Important to Me Because: I’ve always had a fascination with philosophy and the influence it has on people’s lives. I’ve decided that, if for no other reason, I am too innately an optimist to accept Camus’ theories.

Monday, May 16, 2011

Saturday, May 14, 2011

λ♥[love]


Christine begins her song with these lines:
Let me have your heart and I will give you love
The denotation of my soul is the above
So just as λx[x+1] is a function that we can define as “give me a number and I’ll return that number incremented by one”, so λ♥[love] is a function that we can define as “give me your heart and I’ll give you love”.
I love this!! More explanations of the song, the words it uses, and more at the link above. :)

Friday, May 13, 2011

Homonyms Happen: Discrete & Discreet


Some homonyms are easy—for example, flour and flower. Others…well, even for native English speakers, not so much. This is the first in a new series that explains homonyms and offers ways to help remember which is which.


Discrete: separate, distinct
Discreet: intentionally unobtrusive; careful to not over-share


A professor from college taught me the trick to tell the difference between these two—it’s in the e’s:
In discrete, the e’s are separated by a t (they are separate and distinct from each other).
In discreet, the e’s are together (they hold each other close—what discreet people do with secrets!).


Using both in a sentence: Discreet people often have their own discrete pieces of information that, if all combined, could form one very juicy novella.

Wednesday, May 11, 2011

Word Wednesdays: Ersatz

adjective
def.: to be a substitute, usually inferior and artificial
as in
My husband and I are in the process of buying a house; one of the builders in the area is promoting their neighborhood by advertising that every home comes with artificial turf, but I think I’d prefer no grass to ersatz grass!

Tuesday, May 10, 2011

Delicious Food Quote


If the divine creator has taken pains to give us delicious and exquisite things to eat, the least we can do is prepare them well and serve them with ceremony.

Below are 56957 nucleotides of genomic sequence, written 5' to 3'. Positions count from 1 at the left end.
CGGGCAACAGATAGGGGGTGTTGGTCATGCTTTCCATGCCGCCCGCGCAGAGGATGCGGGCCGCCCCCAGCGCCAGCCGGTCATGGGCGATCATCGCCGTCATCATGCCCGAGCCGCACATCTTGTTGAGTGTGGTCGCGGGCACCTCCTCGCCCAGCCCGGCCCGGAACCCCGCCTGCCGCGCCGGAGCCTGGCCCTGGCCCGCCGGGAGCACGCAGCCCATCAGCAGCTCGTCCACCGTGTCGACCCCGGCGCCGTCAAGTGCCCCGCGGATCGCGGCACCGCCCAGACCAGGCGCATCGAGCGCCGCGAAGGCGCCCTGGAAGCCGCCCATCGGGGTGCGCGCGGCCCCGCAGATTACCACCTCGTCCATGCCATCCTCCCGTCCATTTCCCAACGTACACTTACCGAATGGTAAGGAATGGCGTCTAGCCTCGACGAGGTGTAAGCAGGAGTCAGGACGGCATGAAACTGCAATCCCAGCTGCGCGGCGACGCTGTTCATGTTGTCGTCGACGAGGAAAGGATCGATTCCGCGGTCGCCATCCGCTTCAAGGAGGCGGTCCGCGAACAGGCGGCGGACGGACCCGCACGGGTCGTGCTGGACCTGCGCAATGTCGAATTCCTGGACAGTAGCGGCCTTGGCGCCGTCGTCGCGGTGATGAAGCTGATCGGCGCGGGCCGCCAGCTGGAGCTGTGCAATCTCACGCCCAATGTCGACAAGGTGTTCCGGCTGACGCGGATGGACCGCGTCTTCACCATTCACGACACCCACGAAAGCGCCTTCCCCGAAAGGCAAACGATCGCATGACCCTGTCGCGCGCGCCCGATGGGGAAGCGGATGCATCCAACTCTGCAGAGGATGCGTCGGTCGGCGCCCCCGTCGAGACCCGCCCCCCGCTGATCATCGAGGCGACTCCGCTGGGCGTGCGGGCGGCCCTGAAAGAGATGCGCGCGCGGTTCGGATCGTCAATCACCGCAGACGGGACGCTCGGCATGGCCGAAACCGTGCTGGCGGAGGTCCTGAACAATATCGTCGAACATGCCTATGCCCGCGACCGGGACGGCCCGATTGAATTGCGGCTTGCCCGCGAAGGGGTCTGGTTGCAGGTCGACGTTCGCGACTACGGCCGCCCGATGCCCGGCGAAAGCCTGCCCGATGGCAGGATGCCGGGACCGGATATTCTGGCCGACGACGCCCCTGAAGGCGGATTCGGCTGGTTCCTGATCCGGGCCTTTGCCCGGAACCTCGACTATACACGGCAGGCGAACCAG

- Fernand Point
I bet he was talking about sushi, for which I am definitely in the mood today!

Monday, May 9, 2011

Homonyms Happen: Breath & Breadth


Came across this one today in a book review I’m editing:
The cases and stories in this book provide a wide breath of patient experiences.
Breath: air inhaled or exhaled during breathing
Breadth: comprehensive quality
I suppose it’s not really a homonym—since you should pronounce the “d” in breadth—but apparently it’s close enough to confuse this writer! Let’s hope the book is more error free than the review. :)

Friday, May 6, 2011

Weak Words Need to "Grow a Pair"


As authors, you write because you have something to say. It can be a difficult battle to convince an audience that what you’re saying is important; the last thing you need is to trip yourself up by using wimpy language.
While recently working on an instructor’s manual, I started to notice that the authors were undermining their expertise—and therefore the incentive to use not only their manual but also their textbook—by consistently using weak words: some, somewhat, rather, quite, and a bit, to name a few.
Authors tend to use words such as these because they are not comfortable stating an idea as an absolute; while this can be appropriate, these words are often over-used with the adverse effect of making an author sound—yes, I’l say it—wimpy.
To illustrate: notice how the second sentence in each of these says the same as the first but sounds stronger and more authoritative.
EXAMPLE 1
Students somewhat have a problem writing rather long research papers, and it might be a bit helpful to have them start sooner rather than later.
Students, we find, have a problem writing long research papers, and it is helpful to have them start the process by week three of the semester.
How does one “somewhat” have a problem? Either you do have a problem, or you don’t have a problem. How is something “a bit” helpful? Either it is helpful…or it isn’t. And, finally, when is “sooner rather than later”? The authors, instead of offering specific, concrete advice, give themselves an out for offending readers, but in the process they water down their writing and their advice.
 EXAMPLE 2
I can somewhat see your point, but you are a bit overzealous.
I can see your point, but you are overzealous.
This example really shows how the weak words water down the point the speaker is making; both serve as “back doors”—the somewhat to avoid agreeing with the other person and the a bit to avoid offending the other person. While they may serve a purpose in heated verbal arguments (among friends, for example, or between two married people), they have no purpose in effective, concrete writing.
If as a writer you are uncomfortable writing something without using weak words, it is better to not write it at all. Help your writing “grow a pair” and abolish weak words!